(HOST) Commentator Madeleine Kunin has been thinking about ethnic and gender identity, and how it may – or may not – influence our ability to lead.
(KUNIN) Those looking for an opening to attack Judge Sonia Sotomayor’s qualifications for a seat on the Supreme Court have had a tough job. The best they have done, so far, is accuse her of "identity politics." Egads! they say, she might bring her experience as a strong Latina woman to the bench.
Three cheers, I say. What her white male critics seem to forget is that they have practiced identity politics for several hundred years. The template of white male leadership has become the norm to such a degree that any deviation from that portrait is considered by some to be threatening. They find it difficult to adjust to the idea that any identities different from their own have a rightful place in the power structure of a democracy.
But what Judge Sotomayor would bring to the court is not only a different ethnicity; she would bring a different set of life experiences. Her white male critics delude themselves into thinking that they have not brought their largely privileged life experiences to the court.
We all see the world through the lens of our experiences; that’s the human condition. The fact that I was brought up by a single mother and came to this country with no knowledge of English has shaped my views and values.
How could Sotomayor’s experiences of bring brought up by her mother, of being the first person in her family to go to college, of having vaulted over the hurdles of poverty and discrimination – not influence her? Life experience is something to be celebrated, not denied. Yes, decisions must be in keeping with the law, and her record shows she has been scrupulous in that respect; but the law, as both liberal and conservative justices have proven, is often open to interpretation. Otherwise, all decisions would be unanimous.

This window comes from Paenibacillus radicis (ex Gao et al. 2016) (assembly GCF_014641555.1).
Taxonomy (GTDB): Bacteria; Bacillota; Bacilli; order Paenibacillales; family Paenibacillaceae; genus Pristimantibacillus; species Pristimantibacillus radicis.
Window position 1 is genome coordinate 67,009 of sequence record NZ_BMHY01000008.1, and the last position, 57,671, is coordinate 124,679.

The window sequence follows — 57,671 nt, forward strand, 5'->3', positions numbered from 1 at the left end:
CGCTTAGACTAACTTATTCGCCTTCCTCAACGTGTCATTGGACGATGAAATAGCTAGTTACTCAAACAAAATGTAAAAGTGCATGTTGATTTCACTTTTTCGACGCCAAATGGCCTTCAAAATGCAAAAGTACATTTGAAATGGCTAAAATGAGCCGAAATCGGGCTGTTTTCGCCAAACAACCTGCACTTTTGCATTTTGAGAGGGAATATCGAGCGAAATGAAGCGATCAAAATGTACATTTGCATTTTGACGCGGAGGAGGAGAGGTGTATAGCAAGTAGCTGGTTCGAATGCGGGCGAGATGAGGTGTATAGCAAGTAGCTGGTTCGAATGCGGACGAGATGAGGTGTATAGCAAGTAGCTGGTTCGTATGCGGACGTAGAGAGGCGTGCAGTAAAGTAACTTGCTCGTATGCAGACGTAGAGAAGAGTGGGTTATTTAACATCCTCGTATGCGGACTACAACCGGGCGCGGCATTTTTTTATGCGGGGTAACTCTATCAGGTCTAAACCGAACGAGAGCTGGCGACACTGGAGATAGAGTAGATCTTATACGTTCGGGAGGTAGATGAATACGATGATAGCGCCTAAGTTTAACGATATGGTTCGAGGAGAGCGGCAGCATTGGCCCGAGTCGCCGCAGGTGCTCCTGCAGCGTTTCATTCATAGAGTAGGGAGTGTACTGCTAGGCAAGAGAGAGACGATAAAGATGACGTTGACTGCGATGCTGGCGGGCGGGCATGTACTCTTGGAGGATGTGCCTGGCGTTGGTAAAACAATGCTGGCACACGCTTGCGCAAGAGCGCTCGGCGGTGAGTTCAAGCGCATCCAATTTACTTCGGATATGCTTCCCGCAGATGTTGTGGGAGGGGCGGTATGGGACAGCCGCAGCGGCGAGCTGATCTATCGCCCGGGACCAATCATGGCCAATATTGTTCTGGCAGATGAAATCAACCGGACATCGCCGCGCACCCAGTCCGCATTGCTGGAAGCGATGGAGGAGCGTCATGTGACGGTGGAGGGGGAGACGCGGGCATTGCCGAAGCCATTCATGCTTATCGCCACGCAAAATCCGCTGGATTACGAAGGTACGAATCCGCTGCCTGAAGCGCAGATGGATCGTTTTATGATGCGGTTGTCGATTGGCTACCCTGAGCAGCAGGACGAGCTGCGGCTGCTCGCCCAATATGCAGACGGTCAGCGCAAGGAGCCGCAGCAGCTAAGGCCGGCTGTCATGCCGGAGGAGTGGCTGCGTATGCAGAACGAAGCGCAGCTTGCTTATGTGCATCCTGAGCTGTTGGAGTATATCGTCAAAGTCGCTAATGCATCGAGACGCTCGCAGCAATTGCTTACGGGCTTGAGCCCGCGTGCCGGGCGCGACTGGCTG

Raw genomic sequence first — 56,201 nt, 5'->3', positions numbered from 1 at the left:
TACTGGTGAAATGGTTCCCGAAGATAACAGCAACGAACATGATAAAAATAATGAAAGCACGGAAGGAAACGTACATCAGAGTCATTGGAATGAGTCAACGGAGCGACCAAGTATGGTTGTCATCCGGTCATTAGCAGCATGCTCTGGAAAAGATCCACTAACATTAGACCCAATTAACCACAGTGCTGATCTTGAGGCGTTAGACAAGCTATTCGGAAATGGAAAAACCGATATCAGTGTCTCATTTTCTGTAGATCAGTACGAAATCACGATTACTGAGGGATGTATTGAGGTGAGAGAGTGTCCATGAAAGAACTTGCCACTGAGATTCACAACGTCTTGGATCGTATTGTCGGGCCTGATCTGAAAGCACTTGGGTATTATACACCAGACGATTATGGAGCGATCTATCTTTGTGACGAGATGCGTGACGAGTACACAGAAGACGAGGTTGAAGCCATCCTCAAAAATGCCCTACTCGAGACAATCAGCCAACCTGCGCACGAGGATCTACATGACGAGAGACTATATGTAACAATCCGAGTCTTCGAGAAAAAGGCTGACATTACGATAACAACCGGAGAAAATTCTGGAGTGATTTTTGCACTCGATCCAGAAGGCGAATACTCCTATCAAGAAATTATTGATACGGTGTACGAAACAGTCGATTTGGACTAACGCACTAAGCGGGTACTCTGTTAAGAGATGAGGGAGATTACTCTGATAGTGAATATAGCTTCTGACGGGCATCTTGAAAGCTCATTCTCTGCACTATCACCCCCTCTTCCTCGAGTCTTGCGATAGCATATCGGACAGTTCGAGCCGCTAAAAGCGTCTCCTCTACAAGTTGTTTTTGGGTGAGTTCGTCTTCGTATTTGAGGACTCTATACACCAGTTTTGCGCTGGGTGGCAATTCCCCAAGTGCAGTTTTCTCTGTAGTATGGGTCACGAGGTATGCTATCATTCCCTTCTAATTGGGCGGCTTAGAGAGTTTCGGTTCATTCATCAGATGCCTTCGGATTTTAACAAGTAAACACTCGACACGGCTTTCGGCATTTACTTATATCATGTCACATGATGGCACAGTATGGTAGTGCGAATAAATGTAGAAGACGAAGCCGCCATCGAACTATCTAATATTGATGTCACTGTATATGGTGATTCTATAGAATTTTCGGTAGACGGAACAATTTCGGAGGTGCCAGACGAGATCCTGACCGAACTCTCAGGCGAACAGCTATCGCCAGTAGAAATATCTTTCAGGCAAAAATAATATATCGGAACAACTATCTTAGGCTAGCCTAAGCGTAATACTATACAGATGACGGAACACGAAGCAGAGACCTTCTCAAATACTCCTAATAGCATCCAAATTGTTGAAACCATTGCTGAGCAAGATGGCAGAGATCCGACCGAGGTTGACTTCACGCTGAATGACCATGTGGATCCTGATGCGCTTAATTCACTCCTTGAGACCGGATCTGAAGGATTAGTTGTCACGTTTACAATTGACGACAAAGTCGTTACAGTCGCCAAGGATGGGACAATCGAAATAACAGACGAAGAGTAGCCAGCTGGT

Sotomayor, if confirmed, would become the third woman on the Supreme Court. No doubt gender will not influence many of her cases; but as Sandra Day O’Connor and Ruth Bader Ginsberg have proven, gender is sometimes a significant factor. Most recently, Justice Ginsberg was appalled when her colleagues didn’t see how painful it was for a 13 year old girl to be strip searched at school. Nor did they understand the significance of pay discrimination the way she did, in the Lily Ledbetter case.
Nothing in Sotomayor’s brilliant record indicates that she would rule by ethnicity alone, but everything in the history of the U.S. Supreme Court indicates that the search for more perfect justice will be served by validating her life experiences, which reflect the experiences of so many Americans.